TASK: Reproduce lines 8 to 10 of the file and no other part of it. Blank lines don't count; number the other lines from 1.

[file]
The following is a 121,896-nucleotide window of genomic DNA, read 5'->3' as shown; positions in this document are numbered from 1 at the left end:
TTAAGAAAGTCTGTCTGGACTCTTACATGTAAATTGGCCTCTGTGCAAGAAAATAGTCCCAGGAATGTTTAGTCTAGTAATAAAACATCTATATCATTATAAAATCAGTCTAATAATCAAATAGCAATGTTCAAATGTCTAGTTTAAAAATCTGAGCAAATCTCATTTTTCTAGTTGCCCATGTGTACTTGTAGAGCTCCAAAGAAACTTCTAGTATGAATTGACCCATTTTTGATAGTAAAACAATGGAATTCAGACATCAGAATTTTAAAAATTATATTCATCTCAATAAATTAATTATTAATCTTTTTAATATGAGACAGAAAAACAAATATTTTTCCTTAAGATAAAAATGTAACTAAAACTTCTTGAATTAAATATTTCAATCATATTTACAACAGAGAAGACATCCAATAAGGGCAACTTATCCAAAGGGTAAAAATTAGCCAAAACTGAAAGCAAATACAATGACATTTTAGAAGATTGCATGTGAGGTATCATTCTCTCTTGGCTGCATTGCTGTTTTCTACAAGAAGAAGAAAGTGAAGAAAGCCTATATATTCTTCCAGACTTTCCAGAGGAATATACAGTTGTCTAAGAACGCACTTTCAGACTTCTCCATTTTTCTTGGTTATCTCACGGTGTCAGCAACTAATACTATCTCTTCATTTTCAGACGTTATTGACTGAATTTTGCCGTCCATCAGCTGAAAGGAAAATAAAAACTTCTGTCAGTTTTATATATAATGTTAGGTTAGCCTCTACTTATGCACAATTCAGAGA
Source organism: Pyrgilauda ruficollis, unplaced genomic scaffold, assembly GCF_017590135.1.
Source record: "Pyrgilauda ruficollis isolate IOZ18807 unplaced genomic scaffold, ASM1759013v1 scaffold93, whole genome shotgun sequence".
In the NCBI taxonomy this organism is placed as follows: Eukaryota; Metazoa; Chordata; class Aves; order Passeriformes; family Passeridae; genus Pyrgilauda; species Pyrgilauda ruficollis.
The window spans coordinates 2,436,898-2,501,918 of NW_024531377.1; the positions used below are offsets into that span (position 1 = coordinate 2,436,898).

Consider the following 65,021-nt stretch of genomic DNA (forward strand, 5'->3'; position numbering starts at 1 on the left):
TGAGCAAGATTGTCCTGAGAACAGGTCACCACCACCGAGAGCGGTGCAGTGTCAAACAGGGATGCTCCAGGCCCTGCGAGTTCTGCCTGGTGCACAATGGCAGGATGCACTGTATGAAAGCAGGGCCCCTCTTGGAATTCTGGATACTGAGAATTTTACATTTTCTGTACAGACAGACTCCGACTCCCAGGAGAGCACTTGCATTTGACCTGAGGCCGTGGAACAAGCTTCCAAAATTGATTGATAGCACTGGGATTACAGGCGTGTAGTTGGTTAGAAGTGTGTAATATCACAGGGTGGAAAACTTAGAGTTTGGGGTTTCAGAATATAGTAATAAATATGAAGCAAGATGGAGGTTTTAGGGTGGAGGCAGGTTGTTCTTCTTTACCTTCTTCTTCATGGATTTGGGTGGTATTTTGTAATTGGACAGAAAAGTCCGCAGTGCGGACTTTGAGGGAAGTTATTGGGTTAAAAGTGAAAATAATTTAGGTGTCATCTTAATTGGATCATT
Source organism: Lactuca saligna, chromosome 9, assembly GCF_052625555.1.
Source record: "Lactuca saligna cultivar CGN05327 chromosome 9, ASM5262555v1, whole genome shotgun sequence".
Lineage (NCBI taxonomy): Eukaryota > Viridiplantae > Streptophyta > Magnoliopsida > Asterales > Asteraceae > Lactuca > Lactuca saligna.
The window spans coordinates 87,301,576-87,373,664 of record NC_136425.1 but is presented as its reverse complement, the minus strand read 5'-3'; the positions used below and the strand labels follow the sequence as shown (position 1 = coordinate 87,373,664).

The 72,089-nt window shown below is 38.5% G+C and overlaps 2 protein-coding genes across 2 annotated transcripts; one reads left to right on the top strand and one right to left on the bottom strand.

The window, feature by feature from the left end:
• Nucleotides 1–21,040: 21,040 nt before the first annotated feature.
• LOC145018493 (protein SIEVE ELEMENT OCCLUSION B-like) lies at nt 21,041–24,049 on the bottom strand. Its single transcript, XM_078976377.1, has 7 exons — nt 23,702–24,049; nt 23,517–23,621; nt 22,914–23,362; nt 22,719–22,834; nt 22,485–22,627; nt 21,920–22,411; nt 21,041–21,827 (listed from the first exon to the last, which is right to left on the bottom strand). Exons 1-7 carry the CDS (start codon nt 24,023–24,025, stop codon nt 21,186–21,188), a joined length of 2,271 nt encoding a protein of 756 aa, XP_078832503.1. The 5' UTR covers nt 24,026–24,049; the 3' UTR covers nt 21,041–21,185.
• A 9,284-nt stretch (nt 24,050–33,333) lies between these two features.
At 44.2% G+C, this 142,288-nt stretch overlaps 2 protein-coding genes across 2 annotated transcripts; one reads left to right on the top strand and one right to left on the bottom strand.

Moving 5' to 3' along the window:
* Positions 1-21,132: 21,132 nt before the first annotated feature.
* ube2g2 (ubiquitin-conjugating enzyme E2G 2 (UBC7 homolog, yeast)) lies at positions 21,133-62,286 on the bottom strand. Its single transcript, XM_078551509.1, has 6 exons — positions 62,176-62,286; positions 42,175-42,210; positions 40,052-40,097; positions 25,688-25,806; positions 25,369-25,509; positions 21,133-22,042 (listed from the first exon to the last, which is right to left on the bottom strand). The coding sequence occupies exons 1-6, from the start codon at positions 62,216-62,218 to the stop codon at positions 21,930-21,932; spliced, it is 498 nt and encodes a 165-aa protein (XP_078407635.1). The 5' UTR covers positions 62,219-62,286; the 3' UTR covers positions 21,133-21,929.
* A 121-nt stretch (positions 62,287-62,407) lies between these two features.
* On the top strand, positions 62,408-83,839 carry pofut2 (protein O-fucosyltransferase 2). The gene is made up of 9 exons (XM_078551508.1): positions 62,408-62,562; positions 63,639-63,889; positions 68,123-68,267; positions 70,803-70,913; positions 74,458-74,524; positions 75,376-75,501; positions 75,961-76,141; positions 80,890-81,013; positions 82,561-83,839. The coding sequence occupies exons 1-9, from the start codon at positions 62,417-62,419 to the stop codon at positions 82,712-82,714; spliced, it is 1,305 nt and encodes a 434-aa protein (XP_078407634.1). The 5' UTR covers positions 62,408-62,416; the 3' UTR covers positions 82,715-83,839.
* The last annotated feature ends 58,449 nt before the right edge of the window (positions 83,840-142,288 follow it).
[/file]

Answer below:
TGAGCAAGATTGTCCTGAGAACAGGTCACCACCACCGAGAGCGGTGCAGTGTCAAACAGGGATGCTCCAGGCCCTGCGAGTTCTGCCTGGTGCACAATGGCAGGATGCACTGTATGAAAGCAGGGCCCCTCTTGGAATTCTGGATACTGAGAATTTTACATTTTCTGTACAGACAGACTCCGACTCCCAGGAGAGCACTTGCATTTGACCTGAGGCCGTGGAACAAGCTTCCAAAATTGATTGATAGCACTGGGATTACAGGCGTGTAGTTGGTTAGAAGTGTGTAATATCACAGGGTGGAAAACTTAGAGTTTGGGGTTTCAGAATATAGTAATAAATATGAAGCAAGATGGAGGTTTTAGGGTGGAGGCAGGTTGTTCTTCTTTACCTTCTTCTTCATGGATTTGGGTGGTATTTTGTAATTGGACAGAAAAGTCCGCAGTGCGGACTTTGAGGGAAGTTATTGGGTTAAAAGTGAAAATAATTTAGGTGTCATCTTAATTGGATCATT
Source organism: Lactuca saligna, chromosome 9, assembly GCF_052625555.1.
Source record: "Lactuca saligna cultivar CGN05327 chromosome 9, ASM5262555v1, whole genome shotgun sequence".